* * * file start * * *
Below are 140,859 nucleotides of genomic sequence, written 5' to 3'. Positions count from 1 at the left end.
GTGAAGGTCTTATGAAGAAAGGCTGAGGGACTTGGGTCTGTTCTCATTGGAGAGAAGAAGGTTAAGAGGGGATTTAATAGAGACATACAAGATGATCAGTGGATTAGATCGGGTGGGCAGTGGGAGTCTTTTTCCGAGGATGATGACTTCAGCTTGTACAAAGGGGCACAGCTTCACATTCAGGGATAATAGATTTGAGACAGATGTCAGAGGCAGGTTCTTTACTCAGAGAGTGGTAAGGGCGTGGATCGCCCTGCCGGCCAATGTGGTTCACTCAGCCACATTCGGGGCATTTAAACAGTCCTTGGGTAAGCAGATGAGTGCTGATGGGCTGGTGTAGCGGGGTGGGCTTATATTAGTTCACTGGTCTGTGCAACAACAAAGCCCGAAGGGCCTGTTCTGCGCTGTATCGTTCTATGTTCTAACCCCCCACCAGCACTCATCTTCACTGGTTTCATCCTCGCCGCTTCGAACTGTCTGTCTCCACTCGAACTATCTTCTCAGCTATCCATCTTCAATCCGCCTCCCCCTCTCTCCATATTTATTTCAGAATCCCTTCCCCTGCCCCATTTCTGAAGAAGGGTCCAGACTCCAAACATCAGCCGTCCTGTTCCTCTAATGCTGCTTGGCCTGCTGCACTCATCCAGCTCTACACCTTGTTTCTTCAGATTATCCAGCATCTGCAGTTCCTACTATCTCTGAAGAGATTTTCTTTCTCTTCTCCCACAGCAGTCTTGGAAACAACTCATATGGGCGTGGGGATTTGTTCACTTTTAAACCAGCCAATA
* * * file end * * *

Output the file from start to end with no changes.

Below are 140,859 nucleotides of genomic sequence, written 5' to 3'. Positions count from 1 at the left end.
GTGAAGGTCTTATGAAGAAAGGCTGAGGGACTTGGGTCTGTTCTCATTGGAGAGAAGAAGGTTAAGAGGGGATTTAATAGAGACATACAAGATGATCAGTGGATTAGATCGGGTGGGCAGTGGGAGTCTTTTTCCGAGGATGATGACTTCAGCTTGTACAAAGGGGCACAGCTTCACATTCAGGGATAATAGATTTGAGACAGATGTCAGAGGCAGGTTCTTTACTCAGAGAGTGGTAAGGGCGTGGATCGCCCTGCCGGCCAATGTGGTTCACTCAGCCACATTCGGGGCATTTAAACAGTCCTTGGGTAAGCAGATGAGTGCTGATGGGCTGGTGTAGCGGGGTGGGCTTATATTAGTTCACTGGTCTGTGCAACAACAAAGCCCGAAGGGCCTGTTCTGCGCTGTATCGTTCTATGTTCTAACCCCCCACCAGCACTCATCTTCACTGGTTTCATCCTCGCCGCTTCGAACTGTCTGTCTCCACTCGAACTATCTTCTCAGCTATCCATCTTCAATCCGCCTCCCCCTCTCTCCATATTTATTTCAGAATCCCTTCCCCTGCCCCATTTCTGAAGAAGGGTCCAGACTCCAAACATCAGCCGTCCTGTTCCTCTAATGCTGCTTGGCCTGCTGCACTCATCCAGCTCTACACCTTGTTTCTTCAGATTATCCAGCATCTGCAGTTCCTACTATCTCTGAAGAGATTTTCTTTCTCTTCTCCCACAGCAGTCTTGGAAACAACTCATATGGGCGTGGGGATTTGTTCACTTTTAAACCAGCCAATA